Monday, April 14, 2008

The Writers' Toolkit

There is a defining moment in many conversations, a moment when the pinot noir reaches the halfway mark in the bottle and one of the conversants speculates that it is time to order another bottle, only to be greeted by remonstrations and protestations that there is an entire half bottle left.

The bottle here is purely for illustration, although I did in all truth chose my overall favorite red--just in case. The focus is on the way a noun--a person, place, or thing--helps define the viewer by allowing the viewer to reveal trances of personality DNA in the very act of viewing.

The act of viewing is one of the more jealously guarded things our characters have, often to the point of nourishing their view in brooding reverie or revenge fantasy should the circumstances warrant. Books are written and lectures presented wherein the specific focus is the way an event or a work of literature or art not only is seen but should be seen, as though the writer's or speaker's perception is the accurate one, under which all further argument is pointless.

Until recently I had considered point of view in a story of significant importance and were you to catch me at the proper moment, could see me warming to the rhetorical questions I attach to that importance, following the lead of the English essayist, William Hazlitt, I have come to admire. Who is telling the story? I bray across the meadows of the classroom. Why is the story more effective when told by this person? Would another person be able to tell it better? At about this point, I dredge up poor Nick Carraway, the default narrator of The Great Gatsby, and defend him as though he were my doctoral thesis and that I truly cared about such things as doctorates or theses. All of this questioning who tells the story makes sense, but it makes more sense to consider from the onset how important it is to recognize that unless there are individuals who see the wine bottle differently, there is going to be less story if any story at all.

Mine vs yours is the fast track to story. My rights versus yours, my privilege versus your rights, my understanding against yours, my taste in such matters as opposed to those unfortunate individuals you sometimes hook-up with. Ah, but wait, I'm just clearing the security check: what about the manner in which a particular person, place, or thing was seen in an historical context.

James Buchanan, for example, looks pretty good now as an American President because we have had seven years of George Bush, against whom any president would look good. For the longest time, he could be paired with his immediate successor to the presidency as the alpha and the omega, the absolute worst and the unquestioned best. In a collective sense or looking on the tenure of the fifteenth president as an historical event, we now have a new standard by which to assess.

Individuals do things in twenty-first century fiction that are often accepted as merely an event as opposed to being seen as social outcasts. The young brother of the protagonist in the Jhumpa Lahiri short story, Only Goodness, has a lady friend who has a child by an ex-lover, pointedly not an ex-husband. Nothing judgemental is said. Were this twenty years earlier, an eyebrow or two would have been raised. And what would happen if today a male character brought a date wearing a dress with a large embroidered A across the bosom, introducing her around the assembled host as Hester. Way cool emblem there, Hester. And in the ladies' room, Hey, is that dress from the new Ralph Lauren line?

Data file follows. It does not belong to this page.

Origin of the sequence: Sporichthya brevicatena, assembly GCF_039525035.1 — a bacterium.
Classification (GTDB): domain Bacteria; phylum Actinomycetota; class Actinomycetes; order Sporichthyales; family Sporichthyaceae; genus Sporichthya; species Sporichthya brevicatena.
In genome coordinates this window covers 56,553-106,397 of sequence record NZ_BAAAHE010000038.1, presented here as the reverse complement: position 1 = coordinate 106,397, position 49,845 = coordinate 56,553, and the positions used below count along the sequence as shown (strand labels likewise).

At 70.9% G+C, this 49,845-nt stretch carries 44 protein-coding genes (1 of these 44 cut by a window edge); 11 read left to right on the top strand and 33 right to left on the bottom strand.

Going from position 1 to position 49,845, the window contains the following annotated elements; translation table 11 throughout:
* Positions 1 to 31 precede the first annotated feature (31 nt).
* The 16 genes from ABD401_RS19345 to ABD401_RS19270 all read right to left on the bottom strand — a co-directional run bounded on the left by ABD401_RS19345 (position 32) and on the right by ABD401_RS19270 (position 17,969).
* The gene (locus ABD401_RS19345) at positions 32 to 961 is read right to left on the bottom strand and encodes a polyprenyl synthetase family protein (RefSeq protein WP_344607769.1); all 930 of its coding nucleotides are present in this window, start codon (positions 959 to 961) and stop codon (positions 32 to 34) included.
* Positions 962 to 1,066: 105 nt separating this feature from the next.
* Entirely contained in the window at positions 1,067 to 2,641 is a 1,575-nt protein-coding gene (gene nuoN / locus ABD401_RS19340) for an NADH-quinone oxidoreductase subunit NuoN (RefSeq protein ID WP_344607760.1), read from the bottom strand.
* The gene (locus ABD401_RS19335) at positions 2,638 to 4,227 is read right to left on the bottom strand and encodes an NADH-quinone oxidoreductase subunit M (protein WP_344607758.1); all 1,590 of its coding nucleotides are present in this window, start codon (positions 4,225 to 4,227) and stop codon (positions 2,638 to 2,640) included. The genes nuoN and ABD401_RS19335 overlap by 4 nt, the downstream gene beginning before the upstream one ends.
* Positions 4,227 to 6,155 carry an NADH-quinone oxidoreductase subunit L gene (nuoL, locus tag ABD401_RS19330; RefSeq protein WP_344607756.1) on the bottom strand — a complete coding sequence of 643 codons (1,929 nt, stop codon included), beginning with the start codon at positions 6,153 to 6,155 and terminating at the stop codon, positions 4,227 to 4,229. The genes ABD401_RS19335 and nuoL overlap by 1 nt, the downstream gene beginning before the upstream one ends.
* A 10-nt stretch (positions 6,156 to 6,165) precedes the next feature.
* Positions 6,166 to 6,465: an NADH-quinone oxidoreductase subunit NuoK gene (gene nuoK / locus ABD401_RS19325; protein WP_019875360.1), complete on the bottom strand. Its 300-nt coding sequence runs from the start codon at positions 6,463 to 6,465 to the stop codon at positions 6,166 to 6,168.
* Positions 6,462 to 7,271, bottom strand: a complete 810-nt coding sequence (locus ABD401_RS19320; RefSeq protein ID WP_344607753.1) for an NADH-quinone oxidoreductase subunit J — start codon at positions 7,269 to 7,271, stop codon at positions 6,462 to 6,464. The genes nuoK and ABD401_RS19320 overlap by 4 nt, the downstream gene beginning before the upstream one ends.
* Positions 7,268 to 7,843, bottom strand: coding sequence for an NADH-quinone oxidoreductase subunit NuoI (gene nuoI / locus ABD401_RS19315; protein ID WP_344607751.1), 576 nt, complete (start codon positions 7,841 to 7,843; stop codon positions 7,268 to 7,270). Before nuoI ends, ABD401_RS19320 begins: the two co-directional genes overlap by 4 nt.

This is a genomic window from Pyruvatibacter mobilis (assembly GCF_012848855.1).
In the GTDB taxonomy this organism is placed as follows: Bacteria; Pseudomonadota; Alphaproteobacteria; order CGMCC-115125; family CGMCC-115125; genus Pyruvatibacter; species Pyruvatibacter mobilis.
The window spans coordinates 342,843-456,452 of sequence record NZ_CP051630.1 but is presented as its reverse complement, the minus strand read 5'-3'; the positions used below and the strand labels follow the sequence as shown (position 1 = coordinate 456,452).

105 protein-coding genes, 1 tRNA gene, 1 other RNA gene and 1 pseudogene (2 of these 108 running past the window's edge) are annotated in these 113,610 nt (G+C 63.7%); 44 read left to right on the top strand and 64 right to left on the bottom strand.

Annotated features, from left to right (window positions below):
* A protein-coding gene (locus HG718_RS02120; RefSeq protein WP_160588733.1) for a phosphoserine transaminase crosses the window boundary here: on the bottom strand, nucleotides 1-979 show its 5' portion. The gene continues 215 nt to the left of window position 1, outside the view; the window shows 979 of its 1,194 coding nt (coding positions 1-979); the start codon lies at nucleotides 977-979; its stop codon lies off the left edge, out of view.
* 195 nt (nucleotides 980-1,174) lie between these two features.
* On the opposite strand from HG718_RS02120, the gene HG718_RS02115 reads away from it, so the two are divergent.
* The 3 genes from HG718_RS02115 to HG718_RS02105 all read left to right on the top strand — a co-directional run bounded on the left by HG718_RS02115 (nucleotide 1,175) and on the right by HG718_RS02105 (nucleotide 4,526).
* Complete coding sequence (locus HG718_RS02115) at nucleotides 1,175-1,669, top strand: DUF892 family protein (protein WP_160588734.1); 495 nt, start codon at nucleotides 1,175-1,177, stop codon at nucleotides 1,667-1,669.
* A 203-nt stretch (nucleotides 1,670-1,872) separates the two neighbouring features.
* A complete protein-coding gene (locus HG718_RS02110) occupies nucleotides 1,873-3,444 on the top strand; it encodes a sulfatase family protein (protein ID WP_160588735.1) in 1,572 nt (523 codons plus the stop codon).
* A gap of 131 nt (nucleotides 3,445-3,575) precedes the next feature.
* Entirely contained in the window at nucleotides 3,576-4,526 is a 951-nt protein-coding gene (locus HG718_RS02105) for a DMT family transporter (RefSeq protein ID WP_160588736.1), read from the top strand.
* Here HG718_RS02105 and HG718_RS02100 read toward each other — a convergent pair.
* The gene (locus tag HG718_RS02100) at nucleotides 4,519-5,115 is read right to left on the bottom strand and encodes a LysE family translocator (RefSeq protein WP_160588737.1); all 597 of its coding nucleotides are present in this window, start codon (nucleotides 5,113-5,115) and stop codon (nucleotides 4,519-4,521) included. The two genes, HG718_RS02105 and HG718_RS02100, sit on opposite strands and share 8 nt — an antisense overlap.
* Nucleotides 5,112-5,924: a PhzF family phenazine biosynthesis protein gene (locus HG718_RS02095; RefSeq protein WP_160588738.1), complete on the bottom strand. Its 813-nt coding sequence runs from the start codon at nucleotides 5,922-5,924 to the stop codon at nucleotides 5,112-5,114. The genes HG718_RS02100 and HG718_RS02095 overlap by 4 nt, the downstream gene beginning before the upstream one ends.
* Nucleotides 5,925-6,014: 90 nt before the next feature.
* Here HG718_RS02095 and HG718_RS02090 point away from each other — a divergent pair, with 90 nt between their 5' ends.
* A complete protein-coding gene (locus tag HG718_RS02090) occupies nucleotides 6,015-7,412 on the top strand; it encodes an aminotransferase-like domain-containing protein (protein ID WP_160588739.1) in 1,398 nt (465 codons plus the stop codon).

Point of view means so much more than who the focus of the narrative is; it is at its essence context writ large; it is the sense that inheres in all characters of their correctness, the sanctity of their vision. Dare I raise the issue of those with problematic ego supplement? Yes, I believe I do. Individuals who doubt themselves, dislike themselves, distrust their vision are members of a segmented and separate part of humanity who must be seen to and understood as vulnerable in ways that become more appropriate for us to consider as the years--the world's and our own--progress. If they are victims, who were their oppressors? If they are deluded, who supplied them the drug of opiate or religion or social caste or tradition or...

One of the reasons we homo sapiens stand out from our brothers and sisters of other genus and species is because we are afflicted with a point of view, a sense of self that fits in the toolkit Nature has provided us. As a golfer looks to his bag for the proper implement in a fairway situation, the non-golfer looks to this toolkit of Nature for implements to use in solving problems. We judge species for a number of qualities, including their ability to make and use tools which, we argue, allows us to rank them on some scale of comparison to us, however patronizing the outcome may be.

We have at our disposal glorious opportunities to learn how to use the tools that are our point of view. These opportunities are lumped under the heading of education. The salient question here is where we get the education.

1 comment:

R.L. Bourges said...

"problematic ego supplements" - or making sense out of what appears senseless. You are right: the senseless is only so because it is not part of our own education - whatever thay may be. There's always a reason, an explanation, a justification - at least, for the doer.
(Pinot noir, yes, lovely wine.)